After years of staying walled-in within a selecpt few mobile platforms, Whatsapp has finally found sense in embracing the open web as a platform. The announcement came from the official blog’s announcement for Whatsapp For Web stating the following:
“Today, for the first time, millions of you will have the ability to use WhatsApp on your web browser. Our web client is simply an extension of your phone: the web browser mirrors conversations and messages from your mobile device — this means all of your messages still live on your phone.”
With inspiration from critics and haters, BestVPNService figured an apt response should be made.
Well that was just our initial response. We huddled around one laptop trying to get the web based Whatsapp working and after a little research were left puzzled, amused, intrigued and a little… racoonish (we aren’t entirely sure what that means but seemed to fit).
You can easily start using it right now by heading on to web.whatsapp.com and scanning a QR code from your phone. Make sure that you have the app updated to the latest version for the option to appear. Just open up the app, go to menu and select the WhatsApp web option. The service only appears to work if your phone is already online, though. A bit of a caveat but clearly designed for people who don’t want to bother picking up their phones that often.
With the announcements of the web client came numerous complaints. Though they ranged from the color being used to the sarcastic double tick memes, most had the following issues.
1- The service is only available on Android and is not supported by Apple.
It wouldn’t make sense to be honest, why create competition for iMessage applications?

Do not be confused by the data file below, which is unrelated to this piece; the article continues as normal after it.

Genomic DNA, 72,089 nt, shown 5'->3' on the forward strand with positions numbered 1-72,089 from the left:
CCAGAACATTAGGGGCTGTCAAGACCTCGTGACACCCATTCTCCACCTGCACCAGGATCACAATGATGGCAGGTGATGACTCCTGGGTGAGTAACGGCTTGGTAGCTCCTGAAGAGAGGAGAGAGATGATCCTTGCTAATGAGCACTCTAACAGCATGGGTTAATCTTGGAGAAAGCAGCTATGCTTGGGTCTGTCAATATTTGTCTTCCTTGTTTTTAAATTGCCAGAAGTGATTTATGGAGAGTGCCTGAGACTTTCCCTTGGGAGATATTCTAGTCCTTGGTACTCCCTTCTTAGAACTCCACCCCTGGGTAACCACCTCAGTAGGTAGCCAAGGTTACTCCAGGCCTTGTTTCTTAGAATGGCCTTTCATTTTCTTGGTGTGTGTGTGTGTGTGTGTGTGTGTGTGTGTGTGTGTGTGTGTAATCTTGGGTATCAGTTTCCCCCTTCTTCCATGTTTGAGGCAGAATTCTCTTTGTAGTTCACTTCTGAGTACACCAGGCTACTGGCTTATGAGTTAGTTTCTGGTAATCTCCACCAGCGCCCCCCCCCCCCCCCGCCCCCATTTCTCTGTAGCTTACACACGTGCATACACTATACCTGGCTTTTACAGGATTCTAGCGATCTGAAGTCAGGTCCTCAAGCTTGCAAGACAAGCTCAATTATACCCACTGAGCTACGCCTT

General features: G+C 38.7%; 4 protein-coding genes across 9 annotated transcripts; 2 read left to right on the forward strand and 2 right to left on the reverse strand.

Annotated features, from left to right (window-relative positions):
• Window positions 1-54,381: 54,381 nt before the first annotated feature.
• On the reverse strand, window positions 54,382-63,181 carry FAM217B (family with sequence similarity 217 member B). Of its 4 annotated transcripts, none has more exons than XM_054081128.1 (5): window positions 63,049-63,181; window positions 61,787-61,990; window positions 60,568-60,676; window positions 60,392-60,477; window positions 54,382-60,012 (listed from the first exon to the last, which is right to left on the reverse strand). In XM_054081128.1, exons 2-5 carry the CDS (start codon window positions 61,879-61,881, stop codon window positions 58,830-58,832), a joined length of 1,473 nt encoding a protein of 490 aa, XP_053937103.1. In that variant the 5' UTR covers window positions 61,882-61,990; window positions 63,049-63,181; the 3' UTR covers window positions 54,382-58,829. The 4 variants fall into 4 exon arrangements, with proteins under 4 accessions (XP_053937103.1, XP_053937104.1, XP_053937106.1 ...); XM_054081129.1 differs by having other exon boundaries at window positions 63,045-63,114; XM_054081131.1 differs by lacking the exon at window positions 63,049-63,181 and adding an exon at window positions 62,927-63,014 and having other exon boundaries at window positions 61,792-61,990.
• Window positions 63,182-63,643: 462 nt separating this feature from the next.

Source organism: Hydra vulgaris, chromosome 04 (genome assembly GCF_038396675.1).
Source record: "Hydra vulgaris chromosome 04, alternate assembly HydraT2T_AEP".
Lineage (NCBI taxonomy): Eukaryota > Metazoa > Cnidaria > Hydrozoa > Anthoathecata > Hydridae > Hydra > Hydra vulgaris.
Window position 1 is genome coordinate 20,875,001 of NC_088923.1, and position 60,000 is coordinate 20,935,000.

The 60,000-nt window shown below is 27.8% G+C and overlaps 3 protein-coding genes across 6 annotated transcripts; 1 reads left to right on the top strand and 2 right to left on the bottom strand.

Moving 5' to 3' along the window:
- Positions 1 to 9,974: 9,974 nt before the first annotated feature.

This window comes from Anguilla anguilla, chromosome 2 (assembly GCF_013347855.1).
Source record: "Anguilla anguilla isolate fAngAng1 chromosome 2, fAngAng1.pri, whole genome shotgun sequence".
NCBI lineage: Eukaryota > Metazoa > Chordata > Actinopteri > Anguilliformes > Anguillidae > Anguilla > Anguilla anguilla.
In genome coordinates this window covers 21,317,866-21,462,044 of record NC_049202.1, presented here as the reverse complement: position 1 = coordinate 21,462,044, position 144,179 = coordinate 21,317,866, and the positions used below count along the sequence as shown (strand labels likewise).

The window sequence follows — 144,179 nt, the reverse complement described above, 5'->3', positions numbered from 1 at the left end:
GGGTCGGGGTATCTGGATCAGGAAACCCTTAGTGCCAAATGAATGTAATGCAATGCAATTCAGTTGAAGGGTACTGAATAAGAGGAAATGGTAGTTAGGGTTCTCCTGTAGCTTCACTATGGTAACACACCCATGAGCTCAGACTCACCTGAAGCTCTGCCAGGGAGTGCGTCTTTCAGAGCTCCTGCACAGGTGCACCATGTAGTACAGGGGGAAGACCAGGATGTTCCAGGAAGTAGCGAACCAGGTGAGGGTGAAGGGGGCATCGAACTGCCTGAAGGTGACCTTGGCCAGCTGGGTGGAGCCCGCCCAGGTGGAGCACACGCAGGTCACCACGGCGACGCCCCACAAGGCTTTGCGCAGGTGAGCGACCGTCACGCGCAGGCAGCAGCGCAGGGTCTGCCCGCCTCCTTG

2- The mirror is only available to current Whatsapp users, saying no to new markets
The application is based on security and seclusion. People with my number, vice verca, will be able to contact me. Moving away from the strategy would cost the application rather than benefit.
3- Your phone must be connected at all times
This is debatable. If the live connection was removed from the equation, connectivity would have increased a hundred fold. Roaming charges, data restrictions, battery woes would no longer hinder communication.
Note: If the WhatsApp web option isn’t appearing for you, try going to settings->apps, scroll until you find Whatsapp and Force Stop it. Opening up the app again should resolve the problem. In my case, starting the app directly from the Play Store after an update also solved the problem.
I’ve always found it tedious to check my phone while at work just to be able to reply to the contacts I have there. There’s always Skype or Facebook but somehow people tend to prefer Whatsapp over other messaging services when they’re mobile. The fact that the app cannot communicate with browsers on computers has been a gaping hole in the service’s repertoire. It would seem that after being acquired by Facebook last year, some outside influence has shaken things up to bring the app to the modern standards of cross-platform communication, which is a lot bigger than just Android and iOS.
Of course, it also means that you can’t avoid “those” people anymore:
WhatsApp for web so that you can use you computers to ignore people in your phone.
— This guy, zabardasti (@AskThePankazzzz) January 22, 2015
The Only Reason You Need: Security
Of course having less of an excuse to not respond to people is a nuisance worth having, considering the fact that Whatsapp has one of the best message encryption implementations in the industry. The app makers partnered with Open Whisper Systems in late 2014 to implement end-to-end message encryption for Android devices, which means that only the end users who are sending and receiving the messages can read them without fear of the data being intercepted. The resulting layer of security is so robust that even Edward Snowden himself praised the encryption tech from Open Whisper Systems. Whatsapp, which had until that point a rather shaky reputation among security experts, suddenly became a respected & trustworthy app among its critics.
— Ryan Lackey (@octal) November 18, 2014
Whatsapp has over 600 million users around the world and was purchased by Facebook early last year. Remember to update the app and head on over to the official website linked at the start of the post to get started- Next step: Whatsapp for heavens:
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